The colonisation of the Western Pyrenees occurred from the Central Pyrenees. Indeed, the western populations have a low level of genetic diversity, which is shared by central populations. Such gradual genetic impoverishment observed from the Central to the Western Pyrenees is interpreted as a recent colonisation, which originated in the most central parts of the mountain range see [4, 5, 56, 57]. The results of the DPA analysis also indicate that the postglacial colonisation of the southern French basin occurred primarily from the Eastern Pyrenees (Figure 3). The geographic distribution of the haplotypes and the mismatch distribution analyses (Figure 4) suggest a gradual colonisation of southern France from northeastern Iberia, where the edge of the glacial distribution range may have retreated early see [58].

Similarities between the Pyrenees and the Alps

The causes of the separation of Antirrhinum lineages and plant species by the abrupt valley in the Pyrenees (Segre River) are unclear. Similar west–east vicariant lineages abutting along the Etsch Valley and the Brenner Pass in the Alps have been reported [18, 5961]. Indeed, this discontinuity accounts for the most important phytogeographic and biogeographic boundary in the Alps e.g. [6264]. Similar genetic and floristic discontinuities are found in the Alps and the Pyrenees, which suggest that plant extinctions due to Holocene glaciers and further recolonisation events were not distributed homogeneously across each of the two mountain ranges. The major effect of the glacial history of mountain valleys in the current configuration of intra- and inter-specific genetic diversity requires further investigation.

The present study also underlines the importance of periglacial areas for the survival of species during glacial periods of the Quaternary. The pre-Pyrenees range, is recognised as an important glacial refuge where many animal and plant species survived during cold episodes [30, 38, 65, 66]. Previous studies focused on the Alps have also recognised the importance of marginal and peripheral areas at lower altitudes with warmer climates as refugia for mountain species, where their present-day distribution were almost entirely glaciated reviewed in [18].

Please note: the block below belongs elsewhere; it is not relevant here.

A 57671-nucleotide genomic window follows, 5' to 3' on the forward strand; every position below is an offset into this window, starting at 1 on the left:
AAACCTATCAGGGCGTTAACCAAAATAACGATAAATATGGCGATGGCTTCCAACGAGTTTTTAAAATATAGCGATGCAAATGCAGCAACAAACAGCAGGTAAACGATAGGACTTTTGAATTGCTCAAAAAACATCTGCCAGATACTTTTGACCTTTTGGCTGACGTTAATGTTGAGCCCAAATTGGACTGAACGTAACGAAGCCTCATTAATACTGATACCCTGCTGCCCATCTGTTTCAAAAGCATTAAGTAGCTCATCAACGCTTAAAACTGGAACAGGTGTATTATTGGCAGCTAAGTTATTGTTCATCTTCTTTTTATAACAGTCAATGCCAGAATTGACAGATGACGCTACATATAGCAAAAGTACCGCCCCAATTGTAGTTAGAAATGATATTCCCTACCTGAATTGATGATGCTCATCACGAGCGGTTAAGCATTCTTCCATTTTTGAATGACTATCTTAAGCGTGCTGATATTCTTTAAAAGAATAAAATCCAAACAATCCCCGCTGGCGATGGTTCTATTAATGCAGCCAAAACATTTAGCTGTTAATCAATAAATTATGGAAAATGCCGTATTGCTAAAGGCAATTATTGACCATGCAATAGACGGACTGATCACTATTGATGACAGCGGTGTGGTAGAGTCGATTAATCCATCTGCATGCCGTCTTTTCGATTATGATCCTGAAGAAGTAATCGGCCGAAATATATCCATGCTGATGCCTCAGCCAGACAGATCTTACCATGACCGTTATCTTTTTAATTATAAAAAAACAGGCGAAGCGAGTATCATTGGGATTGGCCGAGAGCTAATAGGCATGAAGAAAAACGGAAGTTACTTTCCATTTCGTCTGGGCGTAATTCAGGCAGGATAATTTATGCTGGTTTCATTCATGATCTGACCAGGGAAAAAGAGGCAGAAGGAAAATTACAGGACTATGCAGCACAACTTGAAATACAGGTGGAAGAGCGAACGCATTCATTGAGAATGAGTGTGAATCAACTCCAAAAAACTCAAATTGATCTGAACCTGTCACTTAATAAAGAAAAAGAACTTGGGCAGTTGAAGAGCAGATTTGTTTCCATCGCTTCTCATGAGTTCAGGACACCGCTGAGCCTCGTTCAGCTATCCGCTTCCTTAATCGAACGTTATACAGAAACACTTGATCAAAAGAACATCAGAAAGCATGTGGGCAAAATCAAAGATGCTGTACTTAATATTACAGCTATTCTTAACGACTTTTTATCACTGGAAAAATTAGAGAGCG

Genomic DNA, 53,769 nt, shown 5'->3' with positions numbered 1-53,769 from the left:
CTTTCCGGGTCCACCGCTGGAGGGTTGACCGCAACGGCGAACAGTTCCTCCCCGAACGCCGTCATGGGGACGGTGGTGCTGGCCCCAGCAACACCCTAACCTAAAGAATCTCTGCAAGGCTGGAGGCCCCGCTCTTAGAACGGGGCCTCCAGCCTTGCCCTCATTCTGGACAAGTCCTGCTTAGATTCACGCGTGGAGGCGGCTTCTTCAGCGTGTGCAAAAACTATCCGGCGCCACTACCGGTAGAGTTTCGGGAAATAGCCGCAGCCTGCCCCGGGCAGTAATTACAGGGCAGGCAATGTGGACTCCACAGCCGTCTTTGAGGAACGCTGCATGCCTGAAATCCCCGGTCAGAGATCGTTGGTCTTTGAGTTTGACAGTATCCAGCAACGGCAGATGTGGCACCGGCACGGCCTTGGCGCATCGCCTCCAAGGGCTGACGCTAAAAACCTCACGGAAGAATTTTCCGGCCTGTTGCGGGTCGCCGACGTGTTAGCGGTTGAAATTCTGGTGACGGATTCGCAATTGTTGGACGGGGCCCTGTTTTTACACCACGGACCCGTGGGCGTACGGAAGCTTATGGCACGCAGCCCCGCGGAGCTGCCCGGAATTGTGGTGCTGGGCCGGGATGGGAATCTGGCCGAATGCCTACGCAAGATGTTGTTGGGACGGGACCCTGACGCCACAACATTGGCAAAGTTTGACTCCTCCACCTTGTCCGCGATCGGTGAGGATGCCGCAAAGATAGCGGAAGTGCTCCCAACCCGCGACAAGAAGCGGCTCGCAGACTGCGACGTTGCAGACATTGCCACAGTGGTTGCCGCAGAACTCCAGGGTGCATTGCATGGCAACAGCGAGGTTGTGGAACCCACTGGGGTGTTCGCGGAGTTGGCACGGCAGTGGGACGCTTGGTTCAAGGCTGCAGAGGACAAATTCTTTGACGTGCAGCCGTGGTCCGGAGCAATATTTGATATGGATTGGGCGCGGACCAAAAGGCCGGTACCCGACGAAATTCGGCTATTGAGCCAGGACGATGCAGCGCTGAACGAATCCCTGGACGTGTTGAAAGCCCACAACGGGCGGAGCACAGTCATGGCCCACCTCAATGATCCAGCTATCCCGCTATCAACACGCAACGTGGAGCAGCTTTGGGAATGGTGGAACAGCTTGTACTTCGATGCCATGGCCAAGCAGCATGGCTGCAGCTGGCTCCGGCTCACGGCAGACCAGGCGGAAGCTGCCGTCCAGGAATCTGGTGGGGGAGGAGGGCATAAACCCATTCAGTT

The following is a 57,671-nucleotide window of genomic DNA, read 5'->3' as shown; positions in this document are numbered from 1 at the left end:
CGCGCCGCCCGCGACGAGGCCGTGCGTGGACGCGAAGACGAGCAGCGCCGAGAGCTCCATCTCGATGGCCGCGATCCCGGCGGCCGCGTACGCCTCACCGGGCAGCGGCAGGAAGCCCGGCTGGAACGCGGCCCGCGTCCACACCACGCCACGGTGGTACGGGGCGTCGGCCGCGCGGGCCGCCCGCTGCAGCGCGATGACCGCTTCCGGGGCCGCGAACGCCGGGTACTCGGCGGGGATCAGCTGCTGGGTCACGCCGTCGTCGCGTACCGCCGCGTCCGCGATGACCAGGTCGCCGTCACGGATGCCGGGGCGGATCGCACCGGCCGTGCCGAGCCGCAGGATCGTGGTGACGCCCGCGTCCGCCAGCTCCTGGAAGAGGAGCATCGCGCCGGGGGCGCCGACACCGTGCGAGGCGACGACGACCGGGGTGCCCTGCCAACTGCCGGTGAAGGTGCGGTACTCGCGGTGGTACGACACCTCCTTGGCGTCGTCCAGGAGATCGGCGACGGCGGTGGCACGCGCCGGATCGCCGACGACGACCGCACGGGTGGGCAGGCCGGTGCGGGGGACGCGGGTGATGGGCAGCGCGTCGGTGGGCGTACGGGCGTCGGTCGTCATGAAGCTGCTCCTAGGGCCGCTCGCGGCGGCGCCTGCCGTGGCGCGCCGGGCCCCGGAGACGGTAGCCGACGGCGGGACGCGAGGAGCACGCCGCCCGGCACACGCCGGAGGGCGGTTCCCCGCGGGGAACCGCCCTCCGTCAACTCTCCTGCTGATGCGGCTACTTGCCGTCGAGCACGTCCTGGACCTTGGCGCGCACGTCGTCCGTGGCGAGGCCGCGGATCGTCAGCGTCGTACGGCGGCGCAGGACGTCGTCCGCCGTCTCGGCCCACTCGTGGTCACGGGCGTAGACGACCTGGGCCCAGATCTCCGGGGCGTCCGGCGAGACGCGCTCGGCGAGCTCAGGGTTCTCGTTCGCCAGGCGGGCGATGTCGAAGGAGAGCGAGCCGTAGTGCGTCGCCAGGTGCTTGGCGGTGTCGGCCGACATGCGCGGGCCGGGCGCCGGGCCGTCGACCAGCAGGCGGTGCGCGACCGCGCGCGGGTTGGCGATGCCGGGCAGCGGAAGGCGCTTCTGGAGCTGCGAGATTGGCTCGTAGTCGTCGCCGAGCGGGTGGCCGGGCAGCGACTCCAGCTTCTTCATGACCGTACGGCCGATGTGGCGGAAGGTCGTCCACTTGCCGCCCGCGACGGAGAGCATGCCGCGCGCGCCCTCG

Our results do not support connections between the Antirrhinum populations of the Alps and those of the Pyrenees. Instead, the analyses agree with ancient connection with Iberia followed by persistence of Antirrhinum populations in the Pyrenees, at least since Late Pleistocene times. The three Pyrenean sections (Western, Eastern, and Central) have different colonisation histories. The Western Pyrenean populations are closely related to the central populations, which is here interpreted as evidence for a recent westward colonisation (see Figure 2). It is likely that the Central pre-Pyrenees played an important role in the maintenance of the genetic diversity of Antirrhinum by providing suitable conditions for the establishment of probably separate refugial populations during glacial periods. A significant influx of migrants from adjacent refugia (Central pre-Pyrenees) during the interglacial and postglacial periods would account for the genetic diversity found in the Central Pyrenees. However, the current genetic structure of Antirrhinum in the Eastern Pyrenees appears to have been shaped by range expansion, which was probably preceded by range contraction at the southernmost edge of this area, from where little gene flow may have occurred into the Central Pyrenees over several glacial cycles. According to this, the Eastern pre-Pyrenees also appear to have been a refugial area, although less important than the central pre-Pyrenees, from where Antirrhinum colonisation southern France.


Study species

Maternally inherited plastid markers often display stronger differentiation between populations than biparental markers due to their smaller effective size and lack of recombination [56, 6769]. Because of this, reconstruction of migration histories by means of seed dispersal have been traditionally based on organelle markers once maternal inheritance has been documented [70, 71]. To this end, artificial crossing experiments under greenhouse conditions were conducted between four Antirrhinum taxa (A. mollissimum, A. majus subsp. majus, A. controversum and A. charidemi) (Additional file 13).

Sampling strategy and DNA sequencing

We collected a total of 452 individuals from 99 populations of A. molle, A. sempervirens, A. majus subsp. majus and A. majus subsp. striatum from the Pyrenees and adjacent mountains. In addition, a total of five individuals from five populations of A. latifolium distributed across the Province/southern Maritime Alps (Additional file 3) were analyzed given that this species has historically been considered closely related to A. majus subsp. striatum [32, 33]. The number of populations sampled per species depended on their distribution range: A. molle (3), A. sempervirens (9), A. majus subsp. majus (61) and A. majus subsp. striatum (26) respectively. Particular effort was made to achieve a sampling as complete as possible for the entire mountain range (see Figure 3). All individuals were collected in the field and dried in silica gel. Total genomic DNA was extracted using Dneasy Plant Mini Kit (QIAGEN Inc., California).

Two sequencing strategies were adopted. First, trnK-matK and trnS-trnG intergenic spacer sequences were obtained for one individual from each population, and added on to the sequence data matrix from Vargas et al. [22]. This dataset (hereafter Antirrhinum matrix) was used to infer the colonisation history of Pyrenean lineages by phylogenetic and phylogeographic analyses. Second, trnS-trnG intergenic spacer sequences were obtained for the 452 individuals (1-6 individuals per population) from the Pyrenees. This sequence matrix (hereafter Pyrenees matrix) was used to investigate underlying spatial genetic structure and genetic diversity across the Pyrenees.